Are you, or have you been, vegetarian/vegan?  What about Paleo?

Do you prefer a plant-based diet or one that includes plenty of animal foods?

What do you think about the ethical implications of eating animal foods?

Have you read The China Study or any similar works? Do you think the research truly supports a fully plant-based diet?

Making Fitness Fun

My cousin shared a link on twitter yesterday, which led to a short feature on Kacy Catanzaro, the first female to complete the final course of American Ninja Warrior.  ANJ is a reality television show in which contestants attempt to complete challenging obstacle courses – “attempt” is the operative word here, as many do not even finish the course in the qualifying round – for the best time.  I would say that I was impressed by Catanzaro, but that would be an understatement.  Her performance knocked my socks off and lit a fire under me.

If you’re like me, and typically don’t watch video clips (reading is faster and more efficient, right??), do yourself a favor and watch this one.  There’s no question that this girl is strong, but it was not just her strength (and agility and stamina and so on) that left an impression on me, but her determination to finish the course and her clear delight in the process.  Fitness should make life more fulfilling.  Training is meant to have a purpose, not to be done to merely to “tone up” or “slim down” or atone for dietary indulgences.  [Sidenote: Exercise is wonderful, everyone should do it often and in whatever capacities they're able to, but the benefits of exercise go far beyond weight maintenance.  Furthermore, exercise is not a panacea for weight loss.  That's a topic I plan to cover in its own post soon, but in the meantime, check out any of these  articles for further reading.] The point is, Catanzaro was clearly having fun.  She was competing, sure, but there was a spirit of joy in the whole process.  And that made me think about my own training and how much fun I have with it.  Working around an injury these days has made things a little frustrating at times, but even before that I was at a point where something needed to change.  I was doing too much of everything and not having nearly enough fun with any of it.  I was lifting, but not training for a strongman competition or in prep for a bikini/figure contest (God knows I’m not cut out for that life!).  I was running, but not training for any races (which may be why the race I did without training ended so disappointingly).  I was doing yoga (ok, I still am), but not practicing at a studio or really progressing much.  So I got to thinking about how to make my training something that I truly delight in…kind of a fitness-bucket-list, if you will…because life is way to short to do anything half-assed.

Here are a few things from my list:

  • Complete an obstacle race.  I volunteered at a Tough Mudder in the San Bernadino mountains two summers ago when my brother and one of my best friends were doing it, and it looked incredibly fun.  Hard, but fun.  The Warrior Dash looks like a greater starter-race (it’s a 5K plus obstacles and mud and, God willing, some shirtless firefighters…although that might just be wishful thinking), and the Spartan Race is supposed to be incredibly tough.  The Alpha Warrior looks incredible, and it’s different because there is no running.  It’s purely an obstacle course, and it looks pretty damn fun. (Sadly, the website doesn’t have any upcoming event dates listed, so it may not exist anymore.)
  • Run in a RAGNAR relay.  I heard about RAGNAR relays about a year ago, but it wasn’t until a month ago that I actually figured out what it is – an overnight relay race of roughly 200 miles.  You do it in teams of 12, so each person runs 3 legs of the relay, and each leg is 3-8 miles long.  It sounds like a big sweaty nomadic sleepover, filled with lots of endorphins and spandex and Gatorade.  The locations are amazing, as well.  I’d love to do the Northwest Passage (goes from inland Washington all the way to the coast), the Washington DC (you go by the Washington Monument and Lincoln Memorial), or the Colorado (you run across the Rockies!) course.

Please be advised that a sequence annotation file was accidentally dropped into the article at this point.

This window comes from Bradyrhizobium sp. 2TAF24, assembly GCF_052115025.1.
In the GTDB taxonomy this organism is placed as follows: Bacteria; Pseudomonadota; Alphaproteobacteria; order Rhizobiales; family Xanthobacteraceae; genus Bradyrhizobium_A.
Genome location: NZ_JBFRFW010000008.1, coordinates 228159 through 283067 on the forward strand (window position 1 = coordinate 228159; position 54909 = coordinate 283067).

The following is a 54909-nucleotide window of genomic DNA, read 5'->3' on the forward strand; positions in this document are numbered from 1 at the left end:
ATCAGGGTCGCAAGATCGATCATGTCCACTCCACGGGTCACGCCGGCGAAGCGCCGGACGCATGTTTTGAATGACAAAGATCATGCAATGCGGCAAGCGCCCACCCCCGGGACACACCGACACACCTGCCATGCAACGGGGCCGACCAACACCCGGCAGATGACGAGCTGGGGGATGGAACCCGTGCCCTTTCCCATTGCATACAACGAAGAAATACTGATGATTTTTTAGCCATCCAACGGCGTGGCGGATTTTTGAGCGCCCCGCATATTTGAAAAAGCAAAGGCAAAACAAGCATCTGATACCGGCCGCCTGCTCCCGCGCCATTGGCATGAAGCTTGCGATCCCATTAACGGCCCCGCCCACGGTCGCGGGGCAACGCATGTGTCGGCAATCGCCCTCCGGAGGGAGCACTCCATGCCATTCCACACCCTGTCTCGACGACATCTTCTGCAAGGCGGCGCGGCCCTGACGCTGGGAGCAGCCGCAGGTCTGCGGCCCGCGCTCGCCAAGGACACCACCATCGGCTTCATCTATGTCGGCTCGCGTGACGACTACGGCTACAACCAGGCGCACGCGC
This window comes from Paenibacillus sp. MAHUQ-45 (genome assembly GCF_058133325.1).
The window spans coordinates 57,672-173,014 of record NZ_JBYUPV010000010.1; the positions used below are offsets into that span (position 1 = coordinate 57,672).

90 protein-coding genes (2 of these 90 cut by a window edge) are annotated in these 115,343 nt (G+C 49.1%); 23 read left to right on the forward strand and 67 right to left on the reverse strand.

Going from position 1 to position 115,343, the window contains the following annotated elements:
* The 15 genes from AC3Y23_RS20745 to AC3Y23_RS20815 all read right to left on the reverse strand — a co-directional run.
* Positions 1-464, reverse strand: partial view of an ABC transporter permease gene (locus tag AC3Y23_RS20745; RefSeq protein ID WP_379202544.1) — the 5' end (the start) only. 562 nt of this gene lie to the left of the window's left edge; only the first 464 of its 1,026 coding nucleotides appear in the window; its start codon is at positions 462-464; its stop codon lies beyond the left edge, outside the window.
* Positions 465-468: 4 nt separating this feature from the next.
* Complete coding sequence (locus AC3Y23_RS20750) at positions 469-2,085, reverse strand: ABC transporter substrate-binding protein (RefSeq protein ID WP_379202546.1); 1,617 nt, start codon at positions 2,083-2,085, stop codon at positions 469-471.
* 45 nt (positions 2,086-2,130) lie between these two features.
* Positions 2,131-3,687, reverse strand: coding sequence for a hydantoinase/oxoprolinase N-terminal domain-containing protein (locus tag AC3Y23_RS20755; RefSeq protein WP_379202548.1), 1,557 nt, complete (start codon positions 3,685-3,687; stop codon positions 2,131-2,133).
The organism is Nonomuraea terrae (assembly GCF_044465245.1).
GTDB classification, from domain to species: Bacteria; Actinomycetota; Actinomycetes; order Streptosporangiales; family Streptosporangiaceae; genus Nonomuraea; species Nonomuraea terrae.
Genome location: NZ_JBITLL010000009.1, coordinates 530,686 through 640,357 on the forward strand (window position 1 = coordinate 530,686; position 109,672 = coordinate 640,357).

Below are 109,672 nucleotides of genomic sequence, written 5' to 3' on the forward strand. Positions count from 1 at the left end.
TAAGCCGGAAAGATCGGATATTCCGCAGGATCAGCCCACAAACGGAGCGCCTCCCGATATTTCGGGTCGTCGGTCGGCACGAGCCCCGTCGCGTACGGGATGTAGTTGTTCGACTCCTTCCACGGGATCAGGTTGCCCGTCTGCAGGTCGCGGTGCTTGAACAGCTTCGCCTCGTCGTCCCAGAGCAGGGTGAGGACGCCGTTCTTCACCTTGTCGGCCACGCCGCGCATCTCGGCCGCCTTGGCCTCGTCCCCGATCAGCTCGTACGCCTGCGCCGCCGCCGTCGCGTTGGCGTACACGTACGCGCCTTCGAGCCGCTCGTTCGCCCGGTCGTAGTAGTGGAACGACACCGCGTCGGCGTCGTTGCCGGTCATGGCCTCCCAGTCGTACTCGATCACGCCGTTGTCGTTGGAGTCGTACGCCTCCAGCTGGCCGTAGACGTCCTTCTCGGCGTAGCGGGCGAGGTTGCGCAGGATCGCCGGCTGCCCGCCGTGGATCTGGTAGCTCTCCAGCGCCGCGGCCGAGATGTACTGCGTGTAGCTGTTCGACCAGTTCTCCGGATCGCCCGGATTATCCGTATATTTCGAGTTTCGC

• Try my hand at strongman.  Tara, the blogger at Sweat Like a Pig, is the first person who made me think  training for strongman.  She’s a total stud and has fallen in love with the sport, and reading about her training and competitions has me itching to give it a shot.  Admittedly, a big part of this might just be my desire to find out if I can successfully flip a tire or do a log press.  I would love to take a strongman training class and dip my toes in the water!
  • Take an aerial silks class.  I fully admit that I have fantasies of being a Cirque de Soliel performer, which have their roots in my childhood fascination with trapeze artists.  It was practically a spiritual experience when I first saw P!nk’s performance from the 2010 Grammy’s (watch it HERE), and I still get chills every time I watch it.  If I can’t sing and dance like her, then you can damn well bet that I’ll just swing myself around in some silk wraps and pretend.  It may end up looking like 50 Shades of Gray-meets-The Hungry Hungry Caterpillar, but all art comes with a price.
  • Climb Mount Whitney.  It’s the highest point in the lower 48 states, and the elevation increases by more than 6,000 feet in 10 miles.  Some people might not consider hiking to be as much fitness related as it is outdoorsy/adventure-y, but this is a big climb that would require plenty of physical preparation and training.  Also, it sounds like an amazing adventure that does not involve jumping off of/out of a bridge or airplane (I get hives at the mere thought or skydiving or bungee jumping), but would require the mental fitness to get over my irrational fear of bears, mountain lions, and various other creatures that might want to eat me.  I’ve already made plans to pre-game by hiking Mount Shasta with my dad within the year.
  • Learn to dance.  I only took a couple years of dance lessons as a kid, but I wish I had enjoyed it enough to stick with it.  At the time, I just found it patronizing that they made us 6 year-olds skip around the room in circles for most of ballet class.  I wanted to be learning how to do a grand jete, for Pete’s sake.  Anyway, once I was in high school, I started to wish I could pick up dance once again, but I was convinced that I was “too fat” and “not fit enough” to dance.  These days IDGAF if I’m a littlesquishier than the stereotypical dancer, and I know that my strength would be an asset in my practice.  Dance combines so many things I love – art and storytelling and movement – into one form, and I would love to find a studio to take classes in tap, contemporary, hip hop, and whatever else I can get my paws on.


Do you have fun with your training?

What’s on your fitness bucket list?

Who wants to join me for the Warrior Dash/RAGNAR/aerial class/any of the above???